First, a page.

Starting points for the designs include photos from Africa and thoughts of dessert.READ MORE
Clothing was always a thing in Gaby Basora’s house when she was a kid—her grandfather was a tailor, and her mother sold a collection made from quilts to Chicago boutiques in the sixties. The ebullient designer, who has earned a mad following with her silky, bold-but-ladylike line Tucker, says: “When I look at pictures of myself from then, I’m in Frye boots with a denim dress and a Cacharel blouse. My mom always says, ‘I had to make you wear this!’ What I really wanted to wear were hot pink satin shorts and a matching jacket, with roller skates that had wings on the back.”
Eventually, though, Gaby came to embrace the more sophisticated aspects of fashion (no offense, fuchsia satin) and, after wrapping up her schooling in Seattle, Amsterdam, and New York, became a stylist. “There was no Style.com—you were really on the ground. It was a little like Alice in Wonderland, getting to go to these mysterious places and seeing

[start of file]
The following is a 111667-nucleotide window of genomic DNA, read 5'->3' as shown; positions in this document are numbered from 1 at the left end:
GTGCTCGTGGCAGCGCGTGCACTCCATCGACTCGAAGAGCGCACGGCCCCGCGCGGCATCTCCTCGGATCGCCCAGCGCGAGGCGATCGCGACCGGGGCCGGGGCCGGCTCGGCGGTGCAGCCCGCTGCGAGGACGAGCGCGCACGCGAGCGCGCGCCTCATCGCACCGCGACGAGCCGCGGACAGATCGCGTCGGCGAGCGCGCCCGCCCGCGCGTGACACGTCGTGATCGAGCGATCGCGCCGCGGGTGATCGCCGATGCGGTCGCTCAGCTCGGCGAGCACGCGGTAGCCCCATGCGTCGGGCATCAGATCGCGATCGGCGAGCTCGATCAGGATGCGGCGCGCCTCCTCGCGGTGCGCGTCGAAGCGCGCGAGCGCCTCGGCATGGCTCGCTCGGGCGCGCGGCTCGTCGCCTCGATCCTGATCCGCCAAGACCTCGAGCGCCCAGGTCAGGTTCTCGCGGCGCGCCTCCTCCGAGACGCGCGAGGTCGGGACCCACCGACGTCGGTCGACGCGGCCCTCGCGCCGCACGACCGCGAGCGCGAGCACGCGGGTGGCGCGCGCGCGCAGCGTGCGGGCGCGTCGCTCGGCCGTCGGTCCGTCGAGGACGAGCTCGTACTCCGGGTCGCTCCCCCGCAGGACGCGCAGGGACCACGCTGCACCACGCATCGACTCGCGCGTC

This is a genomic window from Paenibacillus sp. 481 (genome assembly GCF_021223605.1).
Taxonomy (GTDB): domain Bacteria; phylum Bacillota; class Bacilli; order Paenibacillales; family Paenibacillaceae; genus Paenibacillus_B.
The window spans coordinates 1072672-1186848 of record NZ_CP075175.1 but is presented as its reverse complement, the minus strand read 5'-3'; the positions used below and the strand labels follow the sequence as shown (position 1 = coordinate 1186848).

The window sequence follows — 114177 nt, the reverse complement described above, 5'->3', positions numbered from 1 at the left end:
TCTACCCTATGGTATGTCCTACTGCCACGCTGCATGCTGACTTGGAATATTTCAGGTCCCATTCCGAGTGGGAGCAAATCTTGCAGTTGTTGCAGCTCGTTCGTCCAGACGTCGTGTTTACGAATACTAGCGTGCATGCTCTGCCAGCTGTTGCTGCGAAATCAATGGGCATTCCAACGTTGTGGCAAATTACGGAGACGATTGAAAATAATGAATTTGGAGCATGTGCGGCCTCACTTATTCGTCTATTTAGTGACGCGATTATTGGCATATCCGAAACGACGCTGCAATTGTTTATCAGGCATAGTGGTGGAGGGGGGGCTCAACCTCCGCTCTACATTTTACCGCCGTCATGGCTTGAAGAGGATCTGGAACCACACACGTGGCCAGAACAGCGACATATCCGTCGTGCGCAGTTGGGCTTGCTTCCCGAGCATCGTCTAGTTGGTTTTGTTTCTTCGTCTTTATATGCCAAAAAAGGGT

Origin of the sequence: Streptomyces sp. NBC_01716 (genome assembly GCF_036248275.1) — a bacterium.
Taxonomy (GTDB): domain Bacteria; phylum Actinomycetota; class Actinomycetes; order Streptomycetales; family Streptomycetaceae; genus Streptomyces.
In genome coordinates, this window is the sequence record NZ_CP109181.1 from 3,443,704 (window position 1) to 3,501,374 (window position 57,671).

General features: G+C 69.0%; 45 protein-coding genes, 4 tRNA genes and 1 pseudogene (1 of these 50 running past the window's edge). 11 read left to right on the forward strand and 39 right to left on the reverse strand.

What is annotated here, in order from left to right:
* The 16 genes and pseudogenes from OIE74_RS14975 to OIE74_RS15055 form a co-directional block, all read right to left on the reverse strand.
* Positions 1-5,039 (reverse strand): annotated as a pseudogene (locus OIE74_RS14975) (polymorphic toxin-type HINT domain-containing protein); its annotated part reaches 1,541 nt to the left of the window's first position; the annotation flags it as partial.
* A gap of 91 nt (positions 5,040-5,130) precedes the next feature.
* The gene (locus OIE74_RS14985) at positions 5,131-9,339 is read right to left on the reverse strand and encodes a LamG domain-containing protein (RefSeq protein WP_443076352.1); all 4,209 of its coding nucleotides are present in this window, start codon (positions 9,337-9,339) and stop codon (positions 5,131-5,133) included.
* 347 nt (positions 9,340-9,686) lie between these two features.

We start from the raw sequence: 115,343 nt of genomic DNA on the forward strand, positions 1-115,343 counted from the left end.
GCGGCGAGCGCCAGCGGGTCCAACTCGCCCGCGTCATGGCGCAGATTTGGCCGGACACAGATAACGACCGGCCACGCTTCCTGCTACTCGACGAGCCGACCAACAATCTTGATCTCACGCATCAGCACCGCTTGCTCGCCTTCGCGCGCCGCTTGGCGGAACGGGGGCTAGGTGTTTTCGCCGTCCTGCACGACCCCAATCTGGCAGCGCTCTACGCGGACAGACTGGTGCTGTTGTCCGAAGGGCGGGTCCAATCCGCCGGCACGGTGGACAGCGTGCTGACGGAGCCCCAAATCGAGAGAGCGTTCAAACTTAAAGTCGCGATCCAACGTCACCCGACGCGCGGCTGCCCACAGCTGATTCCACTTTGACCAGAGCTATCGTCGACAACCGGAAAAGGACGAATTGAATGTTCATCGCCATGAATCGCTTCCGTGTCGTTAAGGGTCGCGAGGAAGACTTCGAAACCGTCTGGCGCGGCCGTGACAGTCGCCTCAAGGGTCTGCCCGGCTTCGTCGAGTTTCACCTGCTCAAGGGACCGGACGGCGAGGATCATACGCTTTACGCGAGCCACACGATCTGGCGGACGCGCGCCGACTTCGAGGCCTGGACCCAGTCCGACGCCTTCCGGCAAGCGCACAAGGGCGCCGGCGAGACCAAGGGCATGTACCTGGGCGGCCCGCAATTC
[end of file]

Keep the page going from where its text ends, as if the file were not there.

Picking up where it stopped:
things in showrooms,” she notes. But despite all the coolness she encountered, there were still things she couldn’t find—interesting trenches, for example, or flowy tops. And that’s when she started making them. From there, things blew up (see: Barney’s sell-outs, Target collabs, celeb fans like Drew, Cameron, and Liv). Six years later, it’s hardly gotten tired. “My new obsession is our button-up shirt that I wear with one of our maxi skirts,” she says. “But when I put on the original blouse, I always feel like I’m wearing it again for the first time.” —erica
BEHIND THE SCENES
What’s been influencing the Tucker designer lately? We asked her to keep track.
And the designer behind Tucker has seen more than most people.